Nadal Will Defend His Wimbledon Title Against World’s New No. 1 Djokovic

Rafael Nadal defeated Britain’s Andy Murray yesterday to reach the final at Wimbledon and will defend his championship against Novak Djokovic, who’s taking over the top spot in men’s tennis from the Spaniard win or lose.

The 25-year-old Nadal won 5-7, 6-2, 6-2, 6-4. The six-time French Open champion lost the No. 1 spot on the ATP World Tour for the first time in more than a year when Djokovic defeated France’s Jo-Wilfried Tsonga in the first semifinal held yesterday.

Nadal hasn’t been beaten at Wimbledon since 2007, when he was defeated by six-time champion Roger Federer of Switzerland in the final. He won the title in 2008, and then missed the following year’s tournament because of a knee injury. The loss ends the 24-year-old Murray’s attempt to become the first British man to win Wimbledon since Fred Perry in 1936.

“It’s a dream to be back in the final,” Nadal said in a televised courtside interview after the match. “I’m happy for everything. I played very well. To win against Andy, I have to play at my best.”

Djokovic will move up one spot when the rankings are published after Wimbledon. Nadal had reclaimed the No. 1 ranking from Federer after winning last year’s French Open. The Serb has beaten Nadal in the finals of Indian Wells, Miami, Madrid and Rome already this year.

Photographer: Glyn Kirk/AFP/Getty Images

Spanish player Rafael Nadal returns a shot to British player Andy Murray during the men's single semi final at the Wimbledon Tennis Championships. Close

Spanish player Rafael Nadal returns a shot to British player Andy Murray during the... Read More

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Photographer: Glyn Kirk/AFP/Getty Images

Spanish player Rafael Nadal returns a shot to British player Andy Murray during the men's single semi final at the Wimbledon Tennis Championships.

Four Losses

“He’s tough, difficult to play,” Nadal said about Djokovic. “He’s only lost one match this year, and I’ve lost four matches against him this year.”

Murray took the first set by breaking Nadal, who hit a backhand into the net on the second of three set points. The Briton had six aces in the set to Nadal’s one.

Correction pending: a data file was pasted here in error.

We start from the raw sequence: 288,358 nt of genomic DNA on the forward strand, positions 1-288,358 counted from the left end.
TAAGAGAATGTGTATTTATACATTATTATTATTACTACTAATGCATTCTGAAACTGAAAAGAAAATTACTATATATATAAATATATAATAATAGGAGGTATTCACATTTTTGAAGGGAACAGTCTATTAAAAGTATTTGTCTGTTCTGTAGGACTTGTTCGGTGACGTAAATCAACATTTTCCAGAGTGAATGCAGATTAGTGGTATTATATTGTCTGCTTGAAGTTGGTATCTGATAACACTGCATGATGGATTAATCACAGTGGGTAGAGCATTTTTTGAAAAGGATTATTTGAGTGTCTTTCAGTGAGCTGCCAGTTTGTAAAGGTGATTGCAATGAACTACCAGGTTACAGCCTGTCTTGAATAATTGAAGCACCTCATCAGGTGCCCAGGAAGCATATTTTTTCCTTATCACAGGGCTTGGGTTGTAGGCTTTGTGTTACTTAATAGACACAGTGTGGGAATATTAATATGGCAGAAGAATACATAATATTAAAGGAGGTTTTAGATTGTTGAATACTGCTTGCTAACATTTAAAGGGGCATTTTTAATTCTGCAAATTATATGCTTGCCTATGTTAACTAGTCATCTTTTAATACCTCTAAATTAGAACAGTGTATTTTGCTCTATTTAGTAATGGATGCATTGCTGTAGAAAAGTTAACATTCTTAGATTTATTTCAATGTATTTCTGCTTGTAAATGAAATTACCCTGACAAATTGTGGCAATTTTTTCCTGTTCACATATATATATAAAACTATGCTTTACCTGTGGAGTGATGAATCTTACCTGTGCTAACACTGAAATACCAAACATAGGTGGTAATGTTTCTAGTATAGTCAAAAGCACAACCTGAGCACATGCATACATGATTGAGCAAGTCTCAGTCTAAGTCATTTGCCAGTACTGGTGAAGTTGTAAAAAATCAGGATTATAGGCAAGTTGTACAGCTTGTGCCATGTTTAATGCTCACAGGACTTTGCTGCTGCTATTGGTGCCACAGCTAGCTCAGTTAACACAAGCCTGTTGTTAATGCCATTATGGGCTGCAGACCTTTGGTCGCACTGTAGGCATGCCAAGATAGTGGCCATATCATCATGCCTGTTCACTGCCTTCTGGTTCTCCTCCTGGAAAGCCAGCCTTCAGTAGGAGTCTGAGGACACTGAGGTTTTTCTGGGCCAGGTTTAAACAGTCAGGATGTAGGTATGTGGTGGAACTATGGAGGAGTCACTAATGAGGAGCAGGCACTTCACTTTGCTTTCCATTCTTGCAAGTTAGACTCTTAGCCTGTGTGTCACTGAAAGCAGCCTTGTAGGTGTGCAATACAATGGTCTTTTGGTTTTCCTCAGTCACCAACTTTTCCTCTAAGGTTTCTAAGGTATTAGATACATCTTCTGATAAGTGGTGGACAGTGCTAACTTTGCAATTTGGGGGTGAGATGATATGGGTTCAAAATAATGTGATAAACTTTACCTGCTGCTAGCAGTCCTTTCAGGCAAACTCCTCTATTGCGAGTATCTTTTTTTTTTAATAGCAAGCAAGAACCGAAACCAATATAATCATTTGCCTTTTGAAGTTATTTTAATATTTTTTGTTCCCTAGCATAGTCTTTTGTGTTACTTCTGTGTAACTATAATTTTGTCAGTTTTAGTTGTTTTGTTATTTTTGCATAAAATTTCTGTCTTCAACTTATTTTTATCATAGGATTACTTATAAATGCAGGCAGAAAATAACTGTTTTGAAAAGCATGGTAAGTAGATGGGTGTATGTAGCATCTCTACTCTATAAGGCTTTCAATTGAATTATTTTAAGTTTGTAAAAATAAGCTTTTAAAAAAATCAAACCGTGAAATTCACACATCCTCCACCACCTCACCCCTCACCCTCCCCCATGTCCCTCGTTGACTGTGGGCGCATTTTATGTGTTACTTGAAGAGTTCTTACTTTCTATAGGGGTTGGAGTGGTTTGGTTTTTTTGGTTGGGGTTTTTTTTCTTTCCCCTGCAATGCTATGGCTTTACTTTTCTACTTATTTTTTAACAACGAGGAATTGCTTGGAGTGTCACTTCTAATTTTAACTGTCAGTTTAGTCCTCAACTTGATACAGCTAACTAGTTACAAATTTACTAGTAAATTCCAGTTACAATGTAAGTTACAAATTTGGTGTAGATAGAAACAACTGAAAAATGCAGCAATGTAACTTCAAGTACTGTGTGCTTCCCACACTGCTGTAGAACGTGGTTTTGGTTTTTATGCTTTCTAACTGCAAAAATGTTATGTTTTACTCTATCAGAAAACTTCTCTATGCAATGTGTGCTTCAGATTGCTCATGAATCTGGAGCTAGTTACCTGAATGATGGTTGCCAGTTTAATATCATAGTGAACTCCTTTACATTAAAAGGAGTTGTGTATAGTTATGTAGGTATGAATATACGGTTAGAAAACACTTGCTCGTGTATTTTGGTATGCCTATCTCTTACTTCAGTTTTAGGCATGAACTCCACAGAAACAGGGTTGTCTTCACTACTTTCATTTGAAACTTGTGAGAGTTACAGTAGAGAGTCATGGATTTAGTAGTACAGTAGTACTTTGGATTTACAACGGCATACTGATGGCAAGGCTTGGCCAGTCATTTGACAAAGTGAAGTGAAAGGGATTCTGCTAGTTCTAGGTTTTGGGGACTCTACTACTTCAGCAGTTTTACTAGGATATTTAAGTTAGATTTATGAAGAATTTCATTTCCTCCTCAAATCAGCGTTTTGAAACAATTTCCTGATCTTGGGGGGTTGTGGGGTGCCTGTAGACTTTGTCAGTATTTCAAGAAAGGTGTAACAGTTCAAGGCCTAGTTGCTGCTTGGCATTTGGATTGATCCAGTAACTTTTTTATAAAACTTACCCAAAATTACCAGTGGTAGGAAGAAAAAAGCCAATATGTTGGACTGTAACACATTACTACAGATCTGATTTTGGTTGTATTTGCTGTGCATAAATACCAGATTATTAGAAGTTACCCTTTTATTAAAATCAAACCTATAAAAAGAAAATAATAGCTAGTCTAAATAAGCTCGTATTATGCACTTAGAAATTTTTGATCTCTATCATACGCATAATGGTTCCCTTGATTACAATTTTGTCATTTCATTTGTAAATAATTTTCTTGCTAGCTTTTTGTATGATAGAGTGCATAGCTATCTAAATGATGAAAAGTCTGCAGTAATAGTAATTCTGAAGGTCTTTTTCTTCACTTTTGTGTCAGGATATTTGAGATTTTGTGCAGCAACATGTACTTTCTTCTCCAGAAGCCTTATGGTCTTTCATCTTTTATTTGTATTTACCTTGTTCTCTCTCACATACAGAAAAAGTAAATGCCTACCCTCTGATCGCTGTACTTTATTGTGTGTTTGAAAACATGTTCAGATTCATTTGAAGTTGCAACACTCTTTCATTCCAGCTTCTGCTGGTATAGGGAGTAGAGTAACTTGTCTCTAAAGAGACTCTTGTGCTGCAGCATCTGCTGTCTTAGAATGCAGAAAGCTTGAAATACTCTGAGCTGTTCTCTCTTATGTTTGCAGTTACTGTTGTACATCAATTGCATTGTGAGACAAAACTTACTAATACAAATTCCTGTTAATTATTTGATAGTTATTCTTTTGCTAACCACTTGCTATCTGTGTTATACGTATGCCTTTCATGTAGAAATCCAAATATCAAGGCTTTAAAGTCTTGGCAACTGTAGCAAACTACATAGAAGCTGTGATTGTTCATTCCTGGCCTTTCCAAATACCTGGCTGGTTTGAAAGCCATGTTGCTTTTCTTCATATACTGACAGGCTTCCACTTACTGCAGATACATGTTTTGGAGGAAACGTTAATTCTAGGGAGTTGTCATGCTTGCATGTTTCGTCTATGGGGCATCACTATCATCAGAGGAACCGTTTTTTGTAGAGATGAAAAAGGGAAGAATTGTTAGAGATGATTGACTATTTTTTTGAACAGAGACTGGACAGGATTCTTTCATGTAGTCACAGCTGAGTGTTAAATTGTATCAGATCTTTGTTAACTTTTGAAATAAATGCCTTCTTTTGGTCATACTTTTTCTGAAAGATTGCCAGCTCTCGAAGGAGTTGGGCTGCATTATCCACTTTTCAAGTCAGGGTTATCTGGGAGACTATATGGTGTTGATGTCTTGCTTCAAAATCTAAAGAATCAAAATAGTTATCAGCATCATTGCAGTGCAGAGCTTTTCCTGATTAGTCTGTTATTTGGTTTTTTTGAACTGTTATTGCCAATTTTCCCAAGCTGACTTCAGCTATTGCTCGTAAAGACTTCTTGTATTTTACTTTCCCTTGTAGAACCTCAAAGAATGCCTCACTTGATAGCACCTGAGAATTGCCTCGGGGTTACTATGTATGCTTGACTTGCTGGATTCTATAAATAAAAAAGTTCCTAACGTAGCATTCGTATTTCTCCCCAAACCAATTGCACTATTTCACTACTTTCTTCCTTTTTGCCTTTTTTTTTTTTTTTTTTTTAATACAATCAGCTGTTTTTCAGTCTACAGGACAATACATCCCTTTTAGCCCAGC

Murray was up 30-0 in the fourth game of the second set, only to have Nadal come back to hold serve to make it 2-2. The Spaniard broke in the next game, and then again to go up 5-2. He won the set with no unforced errors to Murray’s 12.

Nadal got 76 percent of his first serves in during the third set, and won 88 percent of those points. Murray got just 48 percent of his first serves in.

Nadal broke Murray in the opening game of the fourth set. At 2-1 down, Murray got two break points but couldn’t overcome the Spaniard. Down 5-3, Murray saved a match point with an ace, leaving Nadal to serve for the match.

Match Point

Nadal got three match points, and Murray came to the net to get back one of them. Nadal took the next point with a forehand winner for the championship berth.

“I’m disappointed,” Murray said in a news conference after he was beaten by Nadal at the same stage for the second year in a row. “The last couple years I’ve recovered relatively quickly from losing because I’m just trying to get better. I feel like I’m playing better tennis than I was last year at this point. I don’t know. It’s difficult.”

Nadal is trying to match Bjorn Borg’s record of winning the French Open and Wimbledon in the same year three times. Borg, who watched from the royal box, did it in 1978, 1979 and 1980.

Nadal, also the reigning U.S. Open champion, started the season with a shot at becoming the first man since Rod Laver in 1969 to hold all four Grand Slam titles at the same time. Instead, he left the Australian Open in tears after rupturing a thigh muscle in a quarterfinal loss to Spain’s David Ferrer.

Murray has now lost 12 of the 16 times he’s played Nadal. He was the first British man to reach three consecutive semifinals at the All England Club.

Djokovic Wins

Djokovic beat Tsonga, the No. 12 seed from France, 7-6 (7- 4), 6-2, 6-7 (9-11), 6-2 on Centre Court to reach his first Wimbledon final. He’s only lost once this season, to Federer in the semifinals of the French Open.

“This is one of the best feelings I’ve ever had on the tennis court,” Djokovic said in a televised interview. He kissed the grass on Centre Court after hugging Tsonga at the net. “I’ve been dreaming of playing in the Wimbledon finals since I started playing tennis, when I was four.”

Their 3-hour, 7-minute match produced almost twice as many winners as errors and was marked by at least two points that ended with both players sprawled on the grass after exchanging groundstrokes and diving volleys. Tsonga saved two match points in the third-set tiebreaker.

Djokovic started the season with his second championship at the Australian Open, beating Murray in straight sets in the final. He went on to win six more tournaments.

After the French Open, Djokovic pulled out of a grass-court warmup event at Queen’s Club in London because of fatigue. Until Paris, Djokovic had been on a 43-match win streak since December, when he won the Davis Cup for Serbia at home in Belgrade. That victory had boosted his confidence this season, he’s frequently told reporters. He also changed his diet and worked on his fitness.

Tsonga, 26, ended Federer’s attempt to win his record-tying seventh title at the All England Club in the quarterfinals, coming back from two sets down to advance to his first Wimbledon semifinal. Tsonga, who lost to Djokovic in the final of the 2008 Australian Open, was seeking to become the first Frenchman since Yvon Petra in 1946 to win Wimbledon.

To contact the reporters on this story: Danielle Rossingh at Wimbledon through the London sports desk at drossingh@bloomberg.net

To contact the editor responsible for this story: Christopher Elser at celser@bloomberg.net

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